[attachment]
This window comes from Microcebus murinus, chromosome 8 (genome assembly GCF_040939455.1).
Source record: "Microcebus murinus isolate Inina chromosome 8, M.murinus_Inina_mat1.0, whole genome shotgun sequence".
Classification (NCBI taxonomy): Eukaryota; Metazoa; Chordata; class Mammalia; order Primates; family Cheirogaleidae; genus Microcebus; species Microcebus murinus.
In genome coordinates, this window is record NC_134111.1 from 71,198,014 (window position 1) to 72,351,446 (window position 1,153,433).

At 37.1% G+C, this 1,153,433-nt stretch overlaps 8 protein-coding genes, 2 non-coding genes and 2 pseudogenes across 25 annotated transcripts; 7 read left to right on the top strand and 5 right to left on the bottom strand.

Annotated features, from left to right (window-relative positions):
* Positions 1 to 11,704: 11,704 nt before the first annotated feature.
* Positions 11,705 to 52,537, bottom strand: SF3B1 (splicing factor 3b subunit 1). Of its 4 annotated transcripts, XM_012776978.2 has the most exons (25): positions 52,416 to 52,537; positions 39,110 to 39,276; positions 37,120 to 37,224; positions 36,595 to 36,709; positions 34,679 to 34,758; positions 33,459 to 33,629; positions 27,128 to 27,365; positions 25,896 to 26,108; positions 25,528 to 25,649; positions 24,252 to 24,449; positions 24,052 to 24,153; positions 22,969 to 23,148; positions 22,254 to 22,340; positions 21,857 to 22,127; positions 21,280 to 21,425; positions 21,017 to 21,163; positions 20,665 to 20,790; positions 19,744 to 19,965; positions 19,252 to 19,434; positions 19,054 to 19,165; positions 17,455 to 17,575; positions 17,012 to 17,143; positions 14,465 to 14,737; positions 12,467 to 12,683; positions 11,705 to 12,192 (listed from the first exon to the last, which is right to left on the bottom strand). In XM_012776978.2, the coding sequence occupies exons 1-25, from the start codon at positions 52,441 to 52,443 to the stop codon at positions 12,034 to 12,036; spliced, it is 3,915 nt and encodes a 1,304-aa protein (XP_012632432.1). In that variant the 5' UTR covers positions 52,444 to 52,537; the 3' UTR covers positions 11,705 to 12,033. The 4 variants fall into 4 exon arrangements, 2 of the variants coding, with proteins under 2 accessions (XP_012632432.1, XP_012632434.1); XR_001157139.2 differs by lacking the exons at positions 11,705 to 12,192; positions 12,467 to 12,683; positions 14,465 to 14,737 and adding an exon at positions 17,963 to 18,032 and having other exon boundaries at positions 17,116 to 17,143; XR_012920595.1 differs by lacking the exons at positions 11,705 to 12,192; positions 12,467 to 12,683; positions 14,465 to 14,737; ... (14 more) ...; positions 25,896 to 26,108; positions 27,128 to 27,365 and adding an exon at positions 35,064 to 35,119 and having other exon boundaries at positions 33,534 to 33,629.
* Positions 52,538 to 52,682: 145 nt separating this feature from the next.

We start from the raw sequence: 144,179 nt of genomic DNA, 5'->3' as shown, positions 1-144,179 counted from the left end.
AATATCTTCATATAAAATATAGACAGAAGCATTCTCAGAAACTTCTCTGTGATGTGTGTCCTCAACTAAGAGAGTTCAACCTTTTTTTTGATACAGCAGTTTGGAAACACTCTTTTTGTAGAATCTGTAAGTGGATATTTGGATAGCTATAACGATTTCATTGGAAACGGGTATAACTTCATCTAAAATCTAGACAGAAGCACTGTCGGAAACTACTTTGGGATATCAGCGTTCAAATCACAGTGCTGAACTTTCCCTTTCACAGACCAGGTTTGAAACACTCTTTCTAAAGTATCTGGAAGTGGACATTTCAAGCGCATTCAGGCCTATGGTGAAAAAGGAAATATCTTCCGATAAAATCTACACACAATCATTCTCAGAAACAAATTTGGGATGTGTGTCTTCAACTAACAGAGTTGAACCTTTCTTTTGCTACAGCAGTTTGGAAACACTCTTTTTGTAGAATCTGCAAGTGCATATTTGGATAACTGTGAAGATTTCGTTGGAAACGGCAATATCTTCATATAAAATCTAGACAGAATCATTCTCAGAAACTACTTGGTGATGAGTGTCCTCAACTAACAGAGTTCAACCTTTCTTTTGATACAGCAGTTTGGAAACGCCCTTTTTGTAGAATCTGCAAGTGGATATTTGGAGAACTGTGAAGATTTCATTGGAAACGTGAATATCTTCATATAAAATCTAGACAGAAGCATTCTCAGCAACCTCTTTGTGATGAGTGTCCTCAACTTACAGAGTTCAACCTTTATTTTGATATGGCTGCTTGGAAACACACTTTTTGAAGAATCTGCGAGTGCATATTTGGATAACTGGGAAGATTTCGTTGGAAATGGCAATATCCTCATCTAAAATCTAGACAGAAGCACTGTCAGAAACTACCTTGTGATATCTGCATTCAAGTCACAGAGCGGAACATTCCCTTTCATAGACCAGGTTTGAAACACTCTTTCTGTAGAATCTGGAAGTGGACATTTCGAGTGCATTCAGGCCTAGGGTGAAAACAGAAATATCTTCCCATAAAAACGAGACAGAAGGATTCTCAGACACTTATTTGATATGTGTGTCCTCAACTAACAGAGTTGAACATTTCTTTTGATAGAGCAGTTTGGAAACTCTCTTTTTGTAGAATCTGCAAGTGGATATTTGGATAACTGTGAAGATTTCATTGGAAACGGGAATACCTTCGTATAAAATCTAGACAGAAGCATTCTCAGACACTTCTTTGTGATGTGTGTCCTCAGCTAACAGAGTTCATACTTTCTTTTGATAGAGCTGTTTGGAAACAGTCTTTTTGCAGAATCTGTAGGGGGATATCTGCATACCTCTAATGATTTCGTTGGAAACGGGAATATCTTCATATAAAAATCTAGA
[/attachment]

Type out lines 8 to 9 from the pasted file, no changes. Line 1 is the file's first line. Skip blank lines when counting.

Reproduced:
* Positions 11,705 to 52,537, bottom strand: SF3B1 (splicing factor 3b subunit 1). Of its 4 annotated transcripts, XM_012776978.2 has the most exons (25): positions 52,416 to 52,537; positions 39,110 to 39,276; positions 37,120 to 37,224; positions 36,595 to 36,709; positions 34,679 to 34,758; positions 33,459 to 33,629; positions 27,128 to 27,365; positions 25,896 to 26,108; positions 25,528 to 25,649; positions 24,252 to 24,449; positions 24,052 to 24,153; positions 22,969 to 23,148; positions 22,254 to 22,340; positions 21,857 to 22,127; positions 21,280 to 21,425; positions 21,017 to 21,163; positions 20,665 to 20,790; positions 19,744 to 19,965; positions 19,252 to 19,434; positions 19,054 to 19,165; positions 17,455 to 17,575; positions 17,012 to 17,143; positions 14,465 to 14,737; positions 12,467 to 12,683; positions 11,705 to 12,192 (listed from the first exon to the last, which is right to left on the bottom strand). In XM_012776978.2, the coding sequence occupies exons 1-25, from the start codon at positions 52,441 to 52,443 to the stop codon at positions 12,034 to 12,036; spliced, it is 3,915 nt and encodes a 1,304-aa protein (XP_012632432.1). In that variant the 5' UTR covers positions 52,444 to 52,537; the 3' UTR covers positions 11,705 to 12,033. The 4 variants fall into 4 exon arrangements, 2 of the variants coding, with proteins under 2 accessions (XP_012632432.1, XP_012632434.1); XR_001157139.2 differs by lacking the exons at positions 11,705 to 12,192; positions 12,467 to 12,683; positions 14,465 to 14,737 and adding an exon at positions 17,963 to 18,032 and having other exon boundaries at positions 17,116 to 17,143; XR_012920595.1 differs by lacking the exons at positions 11,705 to 12,192; positions 12,467 to 12,683; positions 14,465 to 14,737; ... (14 more) ...; positions 25,896 to 26,108; positions 27,128 to 27,365 and adding an exon at positions 35,064 to 35,119 and having other exon boundaries at positions 33,534 to 33,629.
* Positions 52,538 to 52,682: 145 nt separating this feature from the next.